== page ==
Should Students Have a Personal Brand?

By Thomas Ho

Of course they should, but what tone should it convey? Actually, I’m really asking about students’ digital identity, but the title of this post merely reflects the “branding” I employed to attract students to my upcoming presentation about personal branding and digital identity. It is that presentation which prompts this post.

This is a touchy subject because parents and schools are so “conflicted” about it! On top of that, students’ immaturity calls for lots of caution! The “facts of life” are that most students do indeed have a digital identity so digital literacy compels that we teach them to be prudent about what they post with respect to content they create or share, permissions, and much more!

Nevertheless, the personal branding principles that apply to their parents and teachers apply equally to students with the exception that we can “cut them some slack” (or can we?)  for not starting to “build their brand” yet (my daughter is among them L), but they certainly ought to be made aware of the implications for their future competitiveness, don’t you think?

After all, almost all of them are already online and, in many cases, they have already lost their opportunity to make a positive first impression. So, what should I say (or not say) to the students?

This post is full of questions and I hope to follow it up with subsequent posts with some answers…or at least to let you know what happens next. The future is full of problems and opportunities!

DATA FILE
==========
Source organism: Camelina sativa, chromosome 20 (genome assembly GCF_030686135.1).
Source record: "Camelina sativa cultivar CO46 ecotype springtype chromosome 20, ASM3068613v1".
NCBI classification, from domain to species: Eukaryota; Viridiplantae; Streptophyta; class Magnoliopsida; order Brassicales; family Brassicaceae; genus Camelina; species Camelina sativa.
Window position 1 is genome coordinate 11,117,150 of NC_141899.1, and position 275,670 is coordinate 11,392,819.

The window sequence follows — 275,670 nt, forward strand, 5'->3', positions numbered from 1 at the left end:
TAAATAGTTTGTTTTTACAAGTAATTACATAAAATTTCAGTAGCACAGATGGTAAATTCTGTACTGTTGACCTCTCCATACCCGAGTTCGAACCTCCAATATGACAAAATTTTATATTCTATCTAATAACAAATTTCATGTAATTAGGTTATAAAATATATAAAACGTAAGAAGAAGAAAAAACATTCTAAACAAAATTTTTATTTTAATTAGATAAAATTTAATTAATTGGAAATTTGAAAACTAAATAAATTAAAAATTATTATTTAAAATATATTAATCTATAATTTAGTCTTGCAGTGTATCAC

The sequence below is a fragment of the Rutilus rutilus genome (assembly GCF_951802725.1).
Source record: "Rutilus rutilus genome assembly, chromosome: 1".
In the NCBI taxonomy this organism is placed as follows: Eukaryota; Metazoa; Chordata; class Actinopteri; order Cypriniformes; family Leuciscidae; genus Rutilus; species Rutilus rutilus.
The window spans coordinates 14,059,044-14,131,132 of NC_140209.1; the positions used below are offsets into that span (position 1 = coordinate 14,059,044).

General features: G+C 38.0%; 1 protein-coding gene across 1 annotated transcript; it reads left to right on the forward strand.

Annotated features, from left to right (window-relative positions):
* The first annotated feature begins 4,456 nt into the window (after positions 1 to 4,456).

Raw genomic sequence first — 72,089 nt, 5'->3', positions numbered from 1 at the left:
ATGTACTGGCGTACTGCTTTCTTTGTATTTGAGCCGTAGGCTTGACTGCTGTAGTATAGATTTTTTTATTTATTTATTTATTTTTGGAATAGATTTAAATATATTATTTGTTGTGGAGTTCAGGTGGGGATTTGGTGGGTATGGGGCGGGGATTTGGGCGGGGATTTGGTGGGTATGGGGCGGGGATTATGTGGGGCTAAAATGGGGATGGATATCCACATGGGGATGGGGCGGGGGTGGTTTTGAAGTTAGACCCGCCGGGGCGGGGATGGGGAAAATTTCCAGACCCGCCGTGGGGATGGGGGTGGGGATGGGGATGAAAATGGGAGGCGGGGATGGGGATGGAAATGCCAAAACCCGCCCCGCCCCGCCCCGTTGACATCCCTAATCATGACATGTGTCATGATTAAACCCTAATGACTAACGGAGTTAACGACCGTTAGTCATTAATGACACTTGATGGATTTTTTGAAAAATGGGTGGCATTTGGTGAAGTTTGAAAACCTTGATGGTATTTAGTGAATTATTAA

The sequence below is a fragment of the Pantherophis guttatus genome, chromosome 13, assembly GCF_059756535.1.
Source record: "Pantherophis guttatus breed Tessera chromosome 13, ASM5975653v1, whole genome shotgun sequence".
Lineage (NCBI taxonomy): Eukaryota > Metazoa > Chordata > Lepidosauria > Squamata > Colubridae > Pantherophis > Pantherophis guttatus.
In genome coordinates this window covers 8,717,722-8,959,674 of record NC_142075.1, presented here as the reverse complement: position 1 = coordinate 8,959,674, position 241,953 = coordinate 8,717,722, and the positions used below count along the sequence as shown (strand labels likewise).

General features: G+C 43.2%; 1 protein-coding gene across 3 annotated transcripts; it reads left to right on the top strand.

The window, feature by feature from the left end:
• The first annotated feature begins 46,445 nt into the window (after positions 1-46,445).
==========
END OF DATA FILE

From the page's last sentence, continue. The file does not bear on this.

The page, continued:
22 Responses

  1. These days, I don’t think anyone of any age can afford to NOT start making sure his/her digital footprints are worth following. Many adults haven’t learned this lesson yet, so the earlier one starts, the better off one is and will be. On the internet, things are carved in stone, whether someone believes or understands this or not. Be wise, young ones!

    • Young people are either trying to figure out “who they are” or trying to be “someone who they’re not” so perhaps building their personal brand by crafting a digital identity can help them through these rites of passage?

  2. I’m curious as to how long it takes to build a good social identity. And how long it takes to correct a bad one. I think that would go a long way to determining when online presences need to be taught to children.

    • It can take a long time to build a powerful personal brand so that might imply that one ought to start early?

      Since the Internet doesn’t “forget” it can take even longer to correct a bad brand IF that is even possible! Reputation.com claims to be able to do it, but I don’t have any inkling how it’s done. Anybody know?

      • Reputation.com has copywriters write positive content about a person and then and post this content on a number of websites which are then indexed by google. The more you pay, the more positive content is posted online.The goal is to put out enough positive content so that negative content is pushed further down on the list of search results, on the theory that most people don’t look past the first page or two.

        Reputation.com is not cheap – it can cost $3,000-$5000 or more. One can do the same thing at no cost by developing a positive digital footprint using social media sites (twitter, google plus, linked in, blogs, nings, etc.) However, it takes time and effort to develop a positive digital footprint. And yes, the internet doesn’t forget. Reputation.com isn’t removing negative content, just making it harder for people to find.